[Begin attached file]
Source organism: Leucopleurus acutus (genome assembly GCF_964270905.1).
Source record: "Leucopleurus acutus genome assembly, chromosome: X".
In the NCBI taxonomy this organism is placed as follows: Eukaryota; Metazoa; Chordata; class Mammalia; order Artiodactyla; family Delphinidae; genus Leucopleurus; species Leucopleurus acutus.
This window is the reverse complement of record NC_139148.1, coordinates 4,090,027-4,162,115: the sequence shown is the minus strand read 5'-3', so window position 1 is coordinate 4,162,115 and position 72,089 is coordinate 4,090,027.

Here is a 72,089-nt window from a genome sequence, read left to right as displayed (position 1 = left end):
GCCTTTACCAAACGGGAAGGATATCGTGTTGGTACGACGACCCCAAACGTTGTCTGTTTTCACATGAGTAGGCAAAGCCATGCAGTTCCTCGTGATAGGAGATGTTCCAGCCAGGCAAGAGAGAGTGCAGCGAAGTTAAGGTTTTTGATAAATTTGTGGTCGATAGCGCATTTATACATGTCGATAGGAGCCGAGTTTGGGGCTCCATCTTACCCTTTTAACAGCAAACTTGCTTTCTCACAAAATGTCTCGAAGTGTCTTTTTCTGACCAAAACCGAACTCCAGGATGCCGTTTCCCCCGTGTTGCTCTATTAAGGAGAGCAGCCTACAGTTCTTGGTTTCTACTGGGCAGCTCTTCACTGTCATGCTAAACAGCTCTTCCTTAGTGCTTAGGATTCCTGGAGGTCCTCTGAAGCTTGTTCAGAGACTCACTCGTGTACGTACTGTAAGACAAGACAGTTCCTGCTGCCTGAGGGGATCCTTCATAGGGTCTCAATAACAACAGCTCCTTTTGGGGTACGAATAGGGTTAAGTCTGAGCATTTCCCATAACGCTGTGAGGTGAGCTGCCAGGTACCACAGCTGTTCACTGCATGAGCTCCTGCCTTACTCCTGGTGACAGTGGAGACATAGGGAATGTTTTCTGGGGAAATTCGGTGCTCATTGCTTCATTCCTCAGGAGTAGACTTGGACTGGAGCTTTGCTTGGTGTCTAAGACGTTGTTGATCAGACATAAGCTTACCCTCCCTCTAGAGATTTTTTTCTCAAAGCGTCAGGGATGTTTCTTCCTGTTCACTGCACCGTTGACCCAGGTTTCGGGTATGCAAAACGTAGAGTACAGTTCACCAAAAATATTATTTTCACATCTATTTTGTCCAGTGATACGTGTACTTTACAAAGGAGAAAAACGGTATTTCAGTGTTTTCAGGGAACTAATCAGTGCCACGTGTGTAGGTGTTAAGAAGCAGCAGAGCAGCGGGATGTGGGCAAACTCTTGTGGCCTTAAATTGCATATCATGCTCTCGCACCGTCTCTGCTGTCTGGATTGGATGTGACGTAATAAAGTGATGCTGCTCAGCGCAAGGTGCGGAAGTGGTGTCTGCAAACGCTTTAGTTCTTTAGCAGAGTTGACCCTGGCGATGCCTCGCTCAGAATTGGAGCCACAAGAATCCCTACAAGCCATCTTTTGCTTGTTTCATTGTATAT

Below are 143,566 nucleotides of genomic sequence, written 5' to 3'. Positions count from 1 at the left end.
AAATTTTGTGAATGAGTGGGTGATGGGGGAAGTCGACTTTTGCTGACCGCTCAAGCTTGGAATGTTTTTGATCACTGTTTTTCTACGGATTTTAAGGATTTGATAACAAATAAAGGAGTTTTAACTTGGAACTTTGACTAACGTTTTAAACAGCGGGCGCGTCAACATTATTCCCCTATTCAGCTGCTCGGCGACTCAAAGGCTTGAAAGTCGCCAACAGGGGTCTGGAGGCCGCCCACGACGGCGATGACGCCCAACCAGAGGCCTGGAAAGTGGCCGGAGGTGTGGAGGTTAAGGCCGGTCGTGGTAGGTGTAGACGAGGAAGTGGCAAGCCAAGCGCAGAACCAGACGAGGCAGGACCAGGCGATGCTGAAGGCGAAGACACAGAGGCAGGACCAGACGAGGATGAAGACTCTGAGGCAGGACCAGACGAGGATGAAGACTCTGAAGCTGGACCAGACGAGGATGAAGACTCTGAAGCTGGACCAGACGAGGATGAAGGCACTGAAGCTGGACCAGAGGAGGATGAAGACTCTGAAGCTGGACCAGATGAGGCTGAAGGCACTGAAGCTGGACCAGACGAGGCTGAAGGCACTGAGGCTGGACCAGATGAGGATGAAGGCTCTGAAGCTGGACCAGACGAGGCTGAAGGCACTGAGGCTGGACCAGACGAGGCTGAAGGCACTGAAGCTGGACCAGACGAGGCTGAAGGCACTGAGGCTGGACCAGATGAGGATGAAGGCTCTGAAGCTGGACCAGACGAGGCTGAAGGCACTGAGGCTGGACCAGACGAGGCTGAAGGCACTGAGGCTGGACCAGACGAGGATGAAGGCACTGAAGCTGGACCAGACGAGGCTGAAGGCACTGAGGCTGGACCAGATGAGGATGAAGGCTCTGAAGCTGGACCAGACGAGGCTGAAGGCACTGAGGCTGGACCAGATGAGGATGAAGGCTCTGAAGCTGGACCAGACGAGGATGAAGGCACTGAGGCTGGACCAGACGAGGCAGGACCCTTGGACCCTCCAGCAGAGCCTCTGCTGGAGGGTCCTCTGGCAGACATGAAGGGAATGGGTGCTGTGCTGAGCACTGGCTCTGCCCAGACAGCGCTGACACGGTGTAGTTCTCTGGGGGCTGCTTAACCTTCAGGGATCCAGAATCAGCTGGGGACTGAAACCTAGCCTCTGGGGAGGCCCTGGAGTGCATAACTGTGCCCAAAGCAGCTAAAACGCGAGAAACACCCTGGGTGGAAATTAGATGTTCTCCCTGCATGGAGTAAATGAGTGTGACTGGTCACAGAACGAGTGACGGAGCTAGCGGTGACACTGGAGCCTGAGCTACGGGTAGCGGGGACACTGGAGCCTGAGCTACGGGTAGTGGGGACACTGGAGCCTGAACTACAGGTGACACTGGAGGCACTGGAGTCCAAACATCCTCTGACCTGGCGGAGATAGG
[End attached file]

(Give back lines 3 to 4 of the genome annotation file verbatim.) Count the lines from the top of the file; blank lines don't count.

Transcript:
In the NCBI taxonomy this organism is placed as follows: Eukaryota; Metazoa; Chordata; class Mammalia; order Artiodactyla; family Delphinidae; genus Leucopleurus; species Leucopleurus acutus.
This window is the reverse complement of record NC_139148.1, coordinates 4,090,027-4,162,115: the sequence shown is the minus strand read 5'-3', so window position 1 is coordinate 4,162,115 and position 72,089 is coordinate 4,090,027.